17 Choosing a Hash Function – 1 The performance of the hash table depends on having a hash function that evenly distributes the keys: uniform hashing is the ideal targetChoosing a good hash function requires taking into account the kind of data that will be used.The statistics of the key distribution needs to be accounted forE.g., Choosing the first letter of a last name will likely cause lots of collisions depending on the nationality of the populationMost programming languages (including java) have hash functions built in
18 Choosing a Hash Function – 2 Division/modulo methodkey mod mm is the array size; in general, it should be prime numberMultiplication methodFloor ((key*someFraction mod 1)*arraySize)Where some fraction is typically 0.618Java Hash Map methodCreate a “hash” by performing a series of shifts, adds, and xors on the keyindex = hash mod arraySize
19 Prime Number Distribution For example, assumeKeys (key values) are multiples of 55, 10, 15, 20, 25…The keys are evenly distributed 5 to 245An M (the divisor) of 7Then, the hash values will be evenly distributed from 0 to 6 for the keysSee table If M was 5, then you would have what kind of distribution?hash value = key mod m(m is typically the table size)
20 Choosing Hash Function – 3 If keys are non-random – e.g. part numbersUse all data to contribute to the hash function to get a better distributionConsider folding – sum the natural (or arbitrary) groups of digits in keyDon’t use redundant or non-data (.e.g. checksum values)Do not use information that might change! Analyze your expected key values (or some representative subset) to make sure your hash function gives a good distribution!
21 Hash Tables – Open Addressing obj1 key=157654321Obj3key=4Index=4Obj2key=30Index=4hash value/indexObj4key=2Obj5key=1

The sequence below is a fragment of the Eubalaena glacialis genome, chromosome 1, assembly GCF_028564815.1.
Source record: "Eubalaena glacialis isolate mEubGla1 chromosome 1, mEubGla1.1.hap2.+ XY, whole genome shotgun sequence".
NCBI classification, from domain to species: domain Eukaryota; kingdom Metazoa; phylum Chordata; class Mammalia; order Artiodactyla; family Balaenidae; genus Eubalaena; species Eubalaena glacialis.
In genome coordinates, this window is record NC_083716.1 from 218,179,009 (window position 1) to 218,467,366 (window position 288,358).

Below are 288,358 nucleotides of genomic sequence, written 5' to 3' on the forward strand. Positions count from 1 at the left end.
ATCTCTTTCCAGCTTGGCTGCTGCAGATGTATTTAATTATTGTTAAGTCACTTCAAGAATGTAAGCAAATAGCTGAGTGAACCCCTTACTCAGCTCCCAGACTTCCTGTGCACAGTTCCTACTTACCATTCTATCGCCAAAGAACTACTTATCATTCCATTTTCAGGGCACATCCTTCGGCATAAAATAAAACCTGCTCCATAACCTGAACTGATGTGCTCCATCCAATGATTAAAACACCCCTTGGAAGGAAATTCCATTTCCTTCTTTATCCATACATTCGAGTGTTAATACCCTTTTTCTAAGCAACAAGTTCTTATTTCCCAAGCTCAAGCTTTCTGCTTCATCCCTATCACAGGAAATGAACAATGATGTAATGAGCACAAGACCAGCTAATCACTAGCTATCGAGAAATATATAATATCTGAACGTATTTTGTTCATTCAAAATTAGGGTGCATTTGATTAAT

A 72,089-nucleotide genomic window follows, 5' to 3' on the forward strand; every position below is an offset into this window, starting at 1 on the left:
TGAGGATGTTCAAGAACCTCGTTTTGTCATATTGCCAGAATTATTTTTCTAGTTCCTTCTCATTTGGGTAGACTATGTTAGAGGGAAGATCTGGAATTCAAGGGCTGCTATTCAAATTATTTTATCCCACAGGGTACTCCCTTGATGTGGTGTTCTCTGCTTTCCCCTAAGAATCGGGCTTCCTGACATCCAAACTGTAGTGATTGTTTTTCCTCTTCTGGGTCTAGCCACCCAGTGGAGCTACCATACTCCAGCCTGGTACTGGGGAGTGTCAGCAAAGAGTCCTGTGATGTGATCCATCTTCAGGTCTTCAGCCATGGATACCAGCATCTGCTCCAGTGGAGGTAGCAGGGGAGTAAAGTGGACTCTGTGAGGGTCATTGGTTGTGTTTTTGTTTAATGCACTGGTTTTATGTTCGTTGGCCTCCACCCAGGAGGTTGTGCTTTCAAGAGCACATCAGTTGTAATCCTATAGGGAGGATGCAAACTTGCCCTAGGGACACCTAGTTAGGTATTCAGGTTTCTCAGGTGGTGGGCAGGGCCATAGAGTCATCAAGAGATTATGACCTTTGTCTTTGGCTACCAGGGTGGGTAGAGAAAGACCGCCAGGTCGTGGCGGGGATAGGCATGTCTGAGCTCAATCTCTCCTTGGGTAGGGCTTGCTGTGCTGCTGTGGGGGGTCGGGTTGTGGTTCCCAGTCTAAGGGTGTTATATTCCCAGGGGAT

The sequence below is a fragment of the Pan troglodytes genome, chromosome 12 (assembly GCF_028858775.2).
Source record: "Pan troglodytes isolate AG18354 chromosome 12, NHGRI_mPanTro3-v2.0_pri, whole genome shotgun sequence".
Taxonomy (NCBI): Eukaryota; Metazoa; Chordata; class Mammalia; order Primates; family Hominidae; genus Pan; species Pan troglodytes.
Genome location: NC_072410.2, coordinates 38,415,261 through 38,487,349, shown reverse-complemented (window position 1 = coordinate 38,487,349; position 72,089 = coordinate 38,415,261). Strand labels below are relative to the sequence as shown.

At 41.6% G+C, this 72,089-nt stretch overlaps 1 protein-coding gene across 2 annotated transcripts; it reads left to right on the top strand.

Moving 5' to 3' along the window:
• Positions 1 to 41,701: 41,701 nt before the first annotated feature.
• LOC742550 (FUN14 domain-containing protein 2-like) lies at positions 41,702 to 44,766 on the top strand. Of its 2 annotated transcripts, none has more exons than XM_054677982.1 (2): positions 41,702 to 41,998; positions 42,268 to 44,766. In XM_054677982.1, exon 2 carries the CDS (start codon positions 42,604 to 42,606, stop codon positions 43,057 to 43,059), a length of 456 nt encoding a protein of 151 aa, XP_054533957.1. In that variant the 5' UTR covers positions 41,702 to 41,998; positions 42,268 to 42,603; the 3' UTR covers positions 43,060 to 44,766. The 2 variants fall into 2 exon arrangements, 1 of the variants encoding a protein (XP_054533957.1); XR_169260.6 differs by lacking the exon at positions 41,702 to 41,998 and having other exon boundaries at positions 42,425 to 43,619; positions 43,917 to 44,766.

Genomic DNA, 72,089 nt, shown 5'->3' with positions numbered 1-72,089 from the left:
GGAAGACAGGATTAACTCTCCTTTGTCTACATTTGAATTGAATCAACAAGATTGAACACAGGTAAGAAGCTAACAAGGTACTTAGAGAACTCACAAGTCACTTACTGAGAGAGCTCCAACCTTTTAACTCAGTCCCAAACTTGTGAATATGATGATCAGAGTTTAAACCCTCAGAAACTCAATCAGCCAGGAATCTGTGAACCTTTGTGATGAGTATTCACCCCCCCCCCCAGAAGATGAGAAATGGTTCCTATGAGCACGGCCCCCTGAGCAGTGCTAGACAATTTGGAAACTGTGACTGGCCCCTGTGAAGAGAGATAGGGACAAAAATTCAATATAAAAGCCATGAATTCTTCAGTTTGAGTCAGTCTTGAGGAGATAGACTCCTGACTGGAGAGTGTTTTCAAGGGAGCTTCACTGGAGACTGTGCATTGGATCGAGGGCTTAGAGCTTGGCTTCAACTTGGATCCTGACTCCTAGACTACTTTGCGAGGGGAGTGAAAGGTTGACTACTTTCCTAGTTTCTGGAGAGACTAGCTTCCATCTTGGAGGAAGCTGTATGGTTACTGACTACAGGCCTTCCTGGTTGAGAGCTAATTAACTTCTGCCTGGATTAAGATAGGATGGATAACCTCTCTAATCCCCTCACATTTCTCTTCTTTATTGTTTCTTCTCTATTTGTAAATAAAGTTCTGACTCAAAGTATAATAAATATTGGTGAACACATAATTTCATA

22 Hashing with Open Addressing So far we have studies hashing with chaining, using a list to store the items that hash to the same locationAnother option is to store all the items (references to single items) directly in the table.Open addressingcollisions are resolved by systematically examining other table indexes, i0 , i1 , i2 , … until an empty slot is located.
23 Open AddressingThe key is first mapped to an array cell using the hash function (e.g. key % array-size)If there is a collision find an available array cellThere are different algorithms to find (to probe for) the next array cellLinearQuadraticDouble Hashing
24 Probe Algorithms (Collision Resolution) Linear ProbingChoose the next available array cellFirst try arrayIndex = hash value + 1Then try arrayIndex = hash value + 2Be sure to wrap around the end of the array!arrayIndex = (arrayIndex + 1) % arraySizeStop when you have tried all possible array indicesIf the array is full, you need to throw an exception or, better yet, resize the arrayQuadratic ProbingVariation of linear probing that uses a more complex function to calculate the next cell to try
25 Double Hashing Apply a second hash function after the first The second hash function, like the first, is dependent on the keySecondary hash function mustBe different than the firstAnd, obviously, not generate a zeroGood algorithm:arrayIndex = (arrayIndex + stepSize) % arraySize;Where stepSize = constant – (key % constant)And constant is a prime less than the array size
26 Load FactorUnderstanding the expected load factor will help you determine the efficiency of you hash table implementation and hash functionsLoad factor = number of items in hash table / array sizeFor Open Addressing:If < 0.5, wasting spaceIf > 0.8, overflows significantFor Chaining:If < 1.0, wasting spaceIf > 2.0, then search time to find a specific item may factor in significantly to the [relative] performance
29 Open Addressing vs. Separate Chaining When should you be concerned about Open Addressing and Separate Chaining implementations?Note that there are Hash libraries… Java supports Hashtable, HashMap, LinkedHashMap, HashSet,…But, if you are implementing your own hash table consider:Do you know the total number of items to be inserted into the table?Do you have plenty of memory?Do you know the expected load factor?
30 Hash Tables in Java Java supports a number of hash table classes Hashtable, HashMap, LinkedHashMap, HashSet, …See Sun Java API DocumentationNote that, like Vector and ArrayList, the items that are put into the hash tables are ObjectsUse Java casting when you remove items!As a programmer, you don’t see the collision detection, chaining, etc.You can setThe initial table sizeThe load factor (Default is .75)hashCode() – hash function (also need to override equals()) for the item to be hashed